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Supply-side reform 'key' to economy

Updated: 2016-07-30 06:40
By Wang Yanfei (China Daily)

Experts say inflation no threat, but staving off its opposite is vital

More efforts are needed to boost supply-side reform to fend off deflation in the second half of the year, economists and officials said on Friday.

Wang Jun, a senior economist at the China Center for International Economic Exchanges, a government think tank, said heightened deflation pressure is more worrisome than inflation.

"The fear of inflation earlier this year has largely gone, as data in the second quarter showed," Wang said. "Consumer prices will not pick up significantly in the second half of the year."

Supply-side reform 'key' to economy

Wang Jun, economist at the China Center for International Economic Exchanges.[China Daily]

The think tank predicted that the consumer price index, a primary gauge of inflation, is expected to increase by 1.8 to 2 percent in the third quarter year-on-year, and by 2 to 2.2 percent year-on-year in the fourth quarter, remaining below the 3 percent official target.

Given the softening inflation, expectations for more stimulus measures and more interest rate cuts have risen among some economists.

But Wang said the central bank is expected to maintain a prudent monetary policy in the second half of the year.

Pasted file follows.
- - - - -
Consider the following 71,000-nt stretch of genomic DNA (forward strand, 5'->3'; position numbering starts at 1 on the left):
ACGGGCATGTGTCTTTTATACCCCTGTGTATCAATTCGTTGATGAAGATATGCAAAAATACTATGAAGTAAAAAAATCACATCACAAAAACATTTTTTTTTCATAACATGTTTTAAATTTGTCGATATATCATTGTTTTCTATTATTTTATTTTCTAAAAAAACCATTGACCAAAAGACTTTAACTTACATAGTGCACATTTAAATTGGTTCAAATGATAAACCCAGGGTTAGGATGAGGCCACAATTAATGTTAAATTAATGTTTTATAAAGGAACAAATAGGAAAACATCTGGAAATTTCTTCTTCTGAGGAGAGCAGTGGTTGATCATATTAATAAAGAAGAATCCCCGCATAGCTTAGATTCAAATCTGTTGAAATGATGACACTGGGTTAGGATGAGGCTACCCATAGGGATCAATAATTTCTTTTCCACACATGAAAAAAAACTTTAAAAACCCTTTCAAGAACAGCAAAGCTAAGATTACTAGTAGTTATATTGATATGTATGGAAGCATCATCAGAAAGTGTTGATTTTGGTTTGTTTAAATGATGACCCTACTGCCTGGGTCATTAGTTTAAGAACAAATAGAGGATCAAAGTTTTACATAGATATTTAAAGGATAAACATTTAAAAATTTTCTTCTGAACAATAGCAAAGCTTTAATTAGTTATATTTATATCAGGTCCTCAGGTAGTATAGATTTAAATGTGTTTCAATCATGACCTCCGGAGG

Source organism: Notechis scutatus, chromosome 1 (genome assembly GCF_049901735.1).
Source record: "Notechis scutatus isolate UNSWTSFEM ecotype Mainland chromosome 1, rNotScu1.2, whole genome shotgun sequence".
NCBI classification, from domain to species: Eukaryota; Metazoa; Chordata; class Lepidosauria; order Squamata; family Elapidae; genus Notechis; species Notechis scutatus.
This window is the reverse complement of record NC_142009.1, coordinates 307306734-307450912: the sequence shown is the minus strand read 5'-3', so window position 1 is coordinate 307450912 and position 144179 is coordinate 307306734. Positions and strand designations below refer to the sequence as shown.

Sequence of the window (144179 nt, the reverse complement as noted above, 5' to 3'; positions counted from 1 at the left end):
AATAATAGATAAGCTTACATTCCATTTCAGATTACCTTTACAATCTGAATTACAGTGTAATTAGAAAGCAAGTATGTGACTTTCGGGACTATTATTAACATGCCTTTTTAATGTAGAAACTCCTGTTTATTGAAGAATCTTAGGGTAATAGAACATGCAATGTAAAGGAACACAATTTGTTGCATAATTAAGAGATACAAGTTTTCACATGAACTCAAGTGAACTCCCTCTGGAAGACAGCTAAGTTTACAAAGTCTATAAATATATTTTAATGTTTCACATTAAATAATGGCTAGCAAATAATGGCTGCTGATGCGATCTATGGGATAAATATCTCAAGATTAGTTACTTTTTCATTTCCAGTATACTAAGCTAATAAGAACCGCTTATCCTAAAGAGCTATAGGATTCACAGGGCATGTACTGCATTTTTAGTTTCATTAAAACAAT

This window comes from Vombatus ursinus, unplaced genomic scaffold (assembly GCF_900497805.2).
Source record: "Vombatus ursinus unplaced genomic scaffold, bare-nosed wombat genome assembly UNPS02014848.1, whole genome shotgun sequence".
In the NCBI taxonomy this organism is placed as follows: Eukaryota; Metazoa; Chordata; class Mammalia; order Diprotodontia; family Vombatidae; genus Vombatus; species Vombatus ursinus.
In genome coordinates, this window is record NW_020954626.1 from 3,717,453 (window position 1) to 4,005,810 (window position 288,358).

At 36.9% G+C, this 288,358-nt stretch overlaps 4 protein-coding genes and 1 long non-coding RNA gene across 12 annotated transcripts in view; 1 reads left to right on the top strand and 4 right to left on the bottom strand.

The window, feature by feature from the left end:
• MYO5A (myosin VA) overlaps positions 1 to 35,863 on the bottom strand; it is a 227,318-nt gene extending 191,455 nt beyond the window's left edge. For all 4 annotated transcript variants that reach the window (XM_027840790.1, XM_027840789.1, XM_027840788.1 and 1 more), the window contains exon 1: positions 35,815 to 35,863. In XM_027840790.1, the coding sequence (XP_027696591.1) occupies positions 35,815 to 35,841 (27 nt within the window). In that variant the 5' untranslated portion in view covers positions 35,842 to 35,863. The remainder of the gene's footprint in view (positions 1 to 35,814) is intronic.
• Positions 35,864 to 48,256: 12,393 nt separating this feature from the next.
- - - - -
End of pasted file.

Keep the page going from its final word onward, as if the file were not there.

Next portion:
"A mass stimulus is not possible," he said, predicting a reduction in required bank reserves in the second half of the year, with little likelihood for an interest rate cut.

"Low interest rates will not help prick the housing bubble," Wang said, referring to the potential financial risks in the real estate sector, which was listed among the country's key challenges by the central government.

"Policymakers should be more concerned about how to adopt macro policies to better cope with the heightened deflation pressure," he said.

Guo Kesha, an economist at the Chinese Academy of Social Sciences, expressed similar concerns, saying that the Brexit and rising uncertainties in the global market would set off another round of global commodity price declines, and would further fuel domestic deflationary pressure.

Yao Yudong, head of the Research Institute of Finance and Banking of the People's Bank of China, the central bank, said that despite the likely tightening of global liquidity after the Brexit, the impact on China will be minimal.

"China does not face a liquidity problem compared with other major economies. The key task is to press ahead with supply-side reform," he said.

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